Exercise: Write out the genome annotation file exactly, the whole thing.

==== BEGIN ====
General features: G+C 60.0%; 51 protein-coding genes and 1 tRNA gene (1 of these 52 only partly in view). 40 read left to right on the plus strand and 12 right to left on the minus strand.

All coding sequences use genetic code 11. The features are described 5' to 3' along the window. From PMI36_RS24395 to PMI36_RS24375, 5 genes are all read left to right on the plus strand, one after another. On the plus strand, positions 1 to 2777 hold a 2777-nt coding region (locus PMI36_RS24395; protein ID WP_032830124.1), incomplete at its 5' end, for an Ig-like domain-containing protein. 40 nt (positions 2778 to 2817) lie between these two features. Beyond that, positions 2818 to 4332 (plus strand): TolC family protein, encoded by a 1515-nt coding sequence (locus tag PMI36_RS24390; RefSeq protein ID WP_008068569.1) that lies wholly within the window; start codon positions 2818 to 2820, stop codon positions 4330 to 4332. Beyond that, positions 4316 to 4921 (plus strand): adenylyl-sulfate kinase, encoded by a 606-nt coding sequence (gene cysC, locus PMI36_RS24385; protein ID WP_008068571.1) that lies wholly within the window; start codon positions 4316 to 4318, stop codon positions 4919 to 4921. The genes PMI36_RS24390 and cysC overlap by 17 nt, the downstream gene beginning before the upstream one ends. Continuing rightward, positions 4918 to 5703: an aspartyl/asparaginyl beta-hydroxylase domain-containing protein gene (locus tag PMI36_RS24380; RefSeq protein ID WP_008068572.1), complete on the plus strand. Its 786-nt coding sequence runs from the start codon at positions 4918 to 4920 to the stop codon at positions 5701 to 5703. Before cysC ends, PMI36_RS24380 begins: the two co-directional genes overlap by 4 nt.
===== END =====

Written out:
General features: G+C 60.0%; 51 protein-coding genes and 1 tRNA gene (1 of these 52 only partly in view). 40 read left to right on the plus strand and 12 right to left on the minus strand.

All coding sequences use genetic code 11. The features are described 5' to 3' along the window. From PMI36_RS24395 to PMI36_RS24375, 5 genes are all read left to right on the plus strand, one after another. On the plus strand, positions 1 to 2777 hold a 2777-nt coding region (locus PMI36_RS24395; protein ID WP_032830124.1), incomplete at its 5' end, for an Ig-like domain-containing protein. 40 nt (positions 2778 to 2817) lie between these two features. Beyond that, positions 2818 to 4332 (plus strand): TolC family protein, encoded by a 1515-nt coding sequence (locus tag PMI36_RS24390; RefSeq protein ID WP_008068569.1) that lies wholly within the window; start codon positions 2818 to 2820, stop codon positions 4330 to 4332. Beyond that, positions 4316 to 4921 (plus strand): adenylyl-sulfate kinase, encoded by a 606-nt coding sequence (gene cysC, locus PMI36_RS24385; protein ID WP_008068571.1) that lies wholly within the window; start codon positions 4316 to 4318, stop codon positions 4919 to 4921. The genes PMI36_RS24390 and cysC overlap by 17 nt, the downstream gene beginning before the upstream one ends. Continuing rightward, positions 4918 to 5703: an aspartyl/asparaginyl beta-hydroxylase domain-containing protein gene (locus tag PMI36_RS24380; RefSeq protein ID WP_008068572.1), complete on the plus strand. Its 786-nt coding sequence runs from the start codon at positions 4918 to 4920 to the stop codon at positions 5701 to 5703. Before cysC ends, PMI36_RS24380 begins: the two co-directional genes overlap by 4 nt.